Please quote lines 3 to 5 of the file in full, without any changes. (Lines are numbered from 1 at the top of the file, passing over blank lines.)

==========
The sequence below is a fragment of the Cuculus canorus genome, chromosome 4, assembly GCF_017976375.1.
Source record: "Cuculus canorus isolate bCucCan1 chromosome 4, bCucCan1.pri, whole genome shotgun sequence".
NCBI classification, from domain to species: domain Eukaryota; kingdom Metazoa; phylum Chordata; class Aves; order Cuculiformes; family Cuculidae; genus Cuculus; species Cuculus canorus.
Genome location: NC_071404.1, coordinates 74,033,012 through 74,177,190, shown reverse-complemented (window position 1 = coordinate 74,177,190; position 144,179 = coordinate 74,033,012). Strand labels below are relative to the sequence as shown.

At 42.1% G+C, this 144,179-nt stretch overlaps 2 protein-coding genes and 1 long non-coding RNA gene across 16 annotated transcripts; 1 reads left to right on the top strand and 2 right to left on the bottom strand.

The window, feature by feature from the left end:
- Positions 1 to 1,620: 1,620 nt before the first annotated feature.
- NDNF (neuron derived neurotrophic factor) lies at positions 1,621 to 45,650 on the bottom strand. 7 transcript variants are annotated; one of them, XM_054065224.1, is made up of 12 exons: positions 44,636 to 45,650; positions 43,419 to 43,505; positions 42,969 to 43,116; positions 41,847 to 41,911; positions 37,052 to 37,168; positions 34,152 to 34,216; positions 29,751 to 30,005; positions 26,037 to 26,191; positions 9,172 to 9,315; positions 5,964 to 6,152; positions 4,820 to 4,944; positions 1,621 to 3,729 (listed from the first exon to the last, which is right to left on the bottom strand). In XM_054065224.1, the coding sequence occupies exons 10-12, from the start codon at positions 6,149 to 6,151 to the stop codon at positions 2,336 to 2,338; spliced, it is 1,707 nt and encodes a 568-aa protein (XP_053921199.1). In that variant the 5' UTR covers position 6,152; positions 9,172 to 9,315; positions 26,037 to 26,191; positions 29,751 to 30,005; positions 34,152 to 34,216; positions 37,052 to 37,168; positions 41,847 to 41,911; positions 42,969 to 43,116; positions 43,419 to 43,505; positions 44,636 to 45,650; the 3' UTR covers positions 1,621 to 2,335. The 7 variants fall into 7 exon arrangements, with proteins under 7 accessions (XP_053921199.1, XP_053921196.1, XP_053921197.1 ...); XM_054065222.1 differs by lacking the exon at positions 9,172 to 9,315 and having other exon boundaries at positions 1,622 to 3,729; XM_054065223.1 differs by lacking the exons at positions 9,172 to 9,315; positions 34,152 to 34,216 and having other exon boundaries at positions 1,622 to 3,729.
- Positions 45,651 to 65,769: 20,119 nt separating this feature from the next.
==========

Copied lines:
NCBI classification, from domain to species: domain Eukaryota; kingdom Metazoa; phylum Chordata; class Aves; order Cuculiformes; family Cuculidae; genus Cuculus; species Cuculus canorus.
Genome location: NC_071404.1, coordinates 74,033,012 through 74,177,190, shown reverse-complemented (window position 1 = coordinate 74,177,190; position 144,179 = coordinate 74,033,012). Strand labels below are relative to the sequence as shown.

At 42.1% G+C, this 144,179-nt stretch overlaps 2 protein-coding genes and 1 long non-coding RNA gene across 16 annotated transcripts; 1 reads left to right on the top strand and 2 right to left on the bottom strand.